Articles Posted in Brain Injury

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Welcome to Scholle Law’s Georgia brain injury blog. We launched this blog to provide medical and law-related information about brain injuries in adults and children. Our mission with this blog, as with our Atlanta Injury blog, is to inform our readers about new developments and treatments for brain injuries; help those injured in an accident caused by another person or entity to learn how and where they can get medical and legal guidance; and, provide information that is relevant and useful to all.

This is an area of particular concern for us as personal injury lawyers. Brain injuries often involve long term care for the victim. If a person who has suffered a brain injury does not get help early, this can result in a worsened long term horizon for the injured person. We hope to help our readers learn about these injuries, which range from mild to severe, so that the right help is sought early for the best outcomes.

In the past, we have touched on this area of the law and medicine. We have written about mild traumatic brain injuries that can be suffered after an auto accident or sports injury. These injuries can be overlooked since their symptoms might seem to be something else, like chronic headache or memory loss. But often these symptoms, which are not recognized as brain injury, are in fact just that. We have also written about the new research that is bringing hope to many who have suffered injuries and need continuing support. This is an exciting area, because research is moving quickly in this field. It is also very important because these injuries can be so significant and life-changing that research resulting in new treatment methods can make an enormous difference in the lives of so many.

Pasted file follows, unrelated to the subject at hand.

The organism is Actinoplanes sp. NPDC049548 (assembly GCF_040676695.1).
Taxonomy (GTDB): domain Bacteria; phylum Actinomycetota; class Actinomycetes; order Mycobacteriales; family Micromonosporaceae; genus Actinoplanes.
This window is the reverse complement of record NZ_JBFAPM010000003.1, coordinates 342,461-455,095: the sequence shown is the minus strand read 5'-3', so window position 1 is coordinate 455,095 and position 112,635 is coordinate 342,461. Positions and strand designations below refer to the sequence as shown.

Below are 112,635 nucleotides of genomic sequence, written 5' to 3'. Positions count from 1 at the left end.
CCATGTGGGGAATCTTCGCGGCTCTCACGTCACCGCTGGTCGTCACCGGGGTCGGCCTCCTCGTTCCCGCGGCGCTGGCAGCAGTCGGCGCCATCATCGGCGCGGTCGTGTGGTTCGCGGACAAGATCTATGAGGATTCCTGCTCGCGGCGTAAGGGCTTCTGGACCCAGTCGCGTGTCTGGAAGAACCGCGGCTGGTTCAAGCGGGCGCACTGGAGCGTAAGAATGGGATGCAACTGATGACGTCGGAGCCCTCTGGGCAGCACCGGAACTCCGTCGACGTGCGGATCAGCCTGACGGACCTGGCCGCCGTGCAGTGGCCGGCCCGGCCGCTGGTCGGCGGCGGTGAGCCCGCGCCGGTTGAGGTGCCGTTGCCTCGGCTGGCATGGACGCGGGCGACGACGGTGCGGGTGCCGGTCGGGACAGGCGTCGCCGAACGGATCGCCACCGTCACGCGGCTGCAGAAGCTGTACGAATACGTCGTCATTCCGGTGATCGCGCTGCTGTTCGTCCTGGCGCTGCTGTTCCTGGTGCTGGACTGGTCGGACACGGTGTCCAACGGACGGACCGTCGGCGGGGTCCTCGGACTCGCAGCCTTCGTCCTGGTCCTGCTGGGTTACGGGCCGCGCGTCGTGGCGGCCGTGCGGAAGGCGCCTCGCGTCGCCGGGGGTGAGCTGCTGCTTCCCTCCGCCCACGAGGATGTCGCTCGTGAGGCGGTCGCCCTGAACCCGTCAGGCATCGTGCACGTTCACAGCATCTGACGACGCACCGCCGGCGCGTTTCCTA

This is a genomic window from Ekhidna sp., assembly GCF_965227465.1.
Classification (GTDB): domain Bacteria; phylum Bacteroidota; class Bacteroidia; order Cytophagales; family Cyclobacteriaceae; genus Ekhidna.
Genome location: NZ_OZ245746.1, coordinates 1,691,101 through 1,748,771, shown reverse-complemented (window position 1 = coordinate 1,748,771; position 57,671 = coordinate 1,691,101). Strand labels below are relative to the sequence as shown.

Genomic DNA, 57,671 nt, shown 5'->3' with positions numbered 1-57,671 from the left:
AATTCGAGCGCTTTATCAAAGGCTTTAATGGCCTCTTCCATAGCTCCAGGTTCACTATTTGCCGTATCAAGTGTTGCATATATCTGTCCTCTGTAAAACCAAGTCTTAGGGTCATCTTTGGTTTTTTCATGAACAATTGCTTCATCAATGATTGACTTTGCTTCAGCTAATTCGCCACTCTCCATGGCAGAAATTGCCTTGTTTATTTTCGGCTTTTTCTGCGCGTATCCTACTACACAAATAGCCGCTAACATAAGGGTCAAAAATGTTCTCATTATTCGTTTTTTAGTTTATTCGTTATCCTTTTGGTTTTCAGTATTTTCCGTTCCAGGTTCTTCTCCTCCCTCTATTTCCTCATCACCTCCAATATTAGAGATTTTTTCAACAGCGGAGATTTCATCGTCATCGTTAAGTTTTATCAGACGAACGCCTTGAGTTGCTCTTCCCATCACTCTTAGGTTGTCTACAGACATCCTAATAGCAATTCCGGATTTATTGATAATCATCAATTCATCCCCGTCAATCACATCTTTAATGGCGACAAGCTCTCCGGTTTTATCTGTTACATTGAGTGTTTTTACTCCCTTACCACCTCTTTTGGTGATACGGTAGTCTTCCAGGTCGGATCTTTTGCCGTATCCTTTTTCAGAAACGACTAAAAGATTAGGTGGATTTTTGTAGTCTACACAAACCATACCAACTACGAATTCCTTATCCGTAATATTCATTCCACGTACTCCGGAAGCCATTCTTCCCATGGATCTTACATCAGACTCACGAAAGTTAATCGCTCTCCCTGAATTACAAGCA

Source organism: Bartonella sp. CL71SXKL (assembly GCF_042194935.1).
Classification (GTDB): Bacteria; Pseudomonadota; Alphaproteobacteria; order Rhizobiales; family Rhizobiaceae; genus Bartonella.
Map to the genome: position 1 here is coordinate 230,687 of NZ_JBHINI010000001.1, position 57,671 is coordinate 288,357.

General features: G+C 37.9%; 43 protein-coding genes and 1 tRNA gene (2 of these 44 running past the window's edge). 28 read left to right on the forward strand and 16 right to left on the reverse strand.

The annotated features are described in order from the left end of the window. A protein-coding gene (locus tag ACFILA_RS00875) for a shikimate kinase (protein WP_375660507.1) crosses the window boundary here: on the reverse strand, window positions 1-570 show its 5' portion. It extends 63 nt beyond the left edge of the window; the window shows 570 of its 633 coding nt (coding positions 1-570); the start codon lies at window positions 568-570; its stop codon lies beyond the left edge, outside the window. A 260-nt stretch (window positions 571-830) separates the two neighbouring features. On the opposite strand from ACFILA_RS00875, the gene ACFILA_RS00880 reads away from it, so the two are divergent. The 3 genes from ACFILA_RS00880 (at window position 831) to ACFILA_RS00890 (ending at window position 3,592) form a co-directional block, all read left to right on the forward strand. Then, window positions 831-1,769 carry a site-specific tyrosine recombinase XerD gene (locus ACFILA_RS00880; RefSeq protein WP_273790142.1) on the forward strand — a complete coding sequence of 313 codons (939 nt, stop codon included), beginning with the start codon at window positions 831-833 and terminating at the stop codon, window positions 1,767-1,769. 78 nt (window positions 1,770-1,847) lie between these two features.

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1214589454Q2B5aO.jpgIt makes sense that when we get on a bicycle or motorcycle, a helmet can keep us from serious brain injury. But many riders still resist the use of helmets even though they keep riders safer. Helmet use has not risen, but bike riding has. Perhaps riders don’t like to use a helmet because they assume that they cannot be seriously injured in the event of an accident or they believe that a helmet hinders their ability to see. But in our experience over two decades as Gwinnett County brain injury lawyers and bicycle accident lawyers, serious injury can often be avoided with the use of a helmet.

In some cities and states, bicycle helmets are required for all riders. In Georgia, our laws are a little different. We have several laws that provide for protective gear while riding a bicycle. Georgia’s bicycle helmet law found in the Official Code of Georgia Annotated (OCGA) section 40-6-296 (d) (1)) focuses on children and teens and states that “[n]o person under the age of 16 years shall operate or be a passenger on a bicycle on a highway, bicycle path, bicycle lane, or sidewalk under the jurisdiction or control of this state or any local political subdivision thereof without wearing a bicycle helmet.” Helmets are also required to meet or exceed the standards for bicycle helmets set by the American National Standards Institute (ANSI) or the Snell Memorial Foundation.

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